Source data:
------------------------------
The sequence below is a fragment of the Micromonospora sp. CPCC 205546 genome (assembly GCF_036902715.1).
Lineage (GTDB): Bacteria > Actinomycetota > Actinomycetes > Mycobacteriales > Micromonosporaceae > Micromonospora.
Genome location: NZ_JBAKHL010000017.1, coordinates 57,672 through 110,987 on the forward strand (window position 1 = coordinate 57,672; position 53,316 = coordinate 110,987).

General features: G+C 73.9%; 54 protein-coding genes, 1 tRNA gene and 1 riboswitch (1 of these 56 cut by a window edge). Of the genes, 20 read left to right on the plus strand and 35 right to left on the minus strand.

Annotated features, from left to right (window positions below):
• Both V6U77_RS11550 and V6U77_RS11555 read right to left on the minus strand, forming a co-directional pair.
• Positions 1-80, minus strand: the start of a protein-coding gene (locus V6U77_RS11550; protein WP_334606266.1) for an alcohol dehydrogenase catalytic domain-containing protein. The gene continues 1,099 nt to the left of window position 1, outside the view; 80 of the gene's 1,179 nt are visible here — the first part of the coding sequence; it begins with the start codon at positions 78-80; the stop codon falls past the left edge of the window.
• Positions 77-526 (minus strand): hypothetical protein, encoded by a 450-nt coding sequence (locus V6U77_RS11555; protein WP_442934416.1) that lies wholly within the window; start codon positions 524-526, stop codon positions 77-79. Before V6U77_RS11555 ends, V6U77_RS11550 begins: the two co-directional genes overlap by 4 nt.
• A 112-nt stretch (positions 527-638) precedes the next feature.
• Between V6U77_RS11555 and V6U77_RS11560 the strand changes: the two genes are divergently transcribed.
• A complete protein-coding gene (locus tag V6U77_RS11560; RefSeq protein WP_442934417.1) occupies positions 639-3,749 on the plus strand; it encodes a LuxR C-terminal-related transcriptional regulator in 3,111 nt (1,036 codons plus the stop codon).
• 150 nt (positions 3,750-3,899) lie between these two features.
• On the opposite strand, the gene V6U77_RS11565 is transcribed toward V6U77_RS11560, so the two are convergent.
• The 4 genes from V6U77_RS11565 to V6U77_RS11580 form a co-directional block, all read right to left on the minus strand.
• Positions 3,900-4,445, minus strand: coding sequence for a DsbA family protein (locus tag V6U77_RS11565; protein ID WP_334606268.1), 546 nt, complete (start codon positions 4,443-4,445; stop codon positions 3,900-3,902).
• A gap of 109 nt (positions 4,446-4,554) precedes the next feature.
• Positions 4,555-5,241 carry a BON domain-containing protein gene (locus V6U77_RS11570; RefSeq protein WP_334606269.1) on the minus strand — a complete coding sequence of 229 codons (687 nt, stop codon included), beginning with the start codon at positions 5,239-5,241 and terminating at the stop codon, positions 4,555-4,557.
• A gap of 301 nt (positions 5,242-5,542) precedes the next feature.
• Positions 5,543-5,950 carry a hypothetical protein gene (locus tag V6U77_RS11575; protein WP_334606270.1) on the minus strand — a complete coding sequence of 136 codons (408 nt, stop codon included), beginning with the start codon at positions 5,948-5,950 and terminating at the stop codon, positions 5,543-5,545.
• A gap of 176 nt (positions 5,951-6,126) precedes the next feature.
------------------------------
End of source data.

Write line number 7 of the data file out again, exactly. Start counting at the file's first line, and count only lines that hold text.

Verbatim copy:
• Positions 1-80, minus strand: the start of a protein-coding gene (locus V6U77_RS11550; protein WP_334606266.1) for an alcohol dehydrogenase catalytic domain-containing protein. The gene continues 1,099 nt to the left of window position 1, outside the view; 80 of the gene's 1,179 nt are visible here — the first part of the coding sequence; it begins with the start codon at positions 78-80; the stop codon falls past the left edge of the window.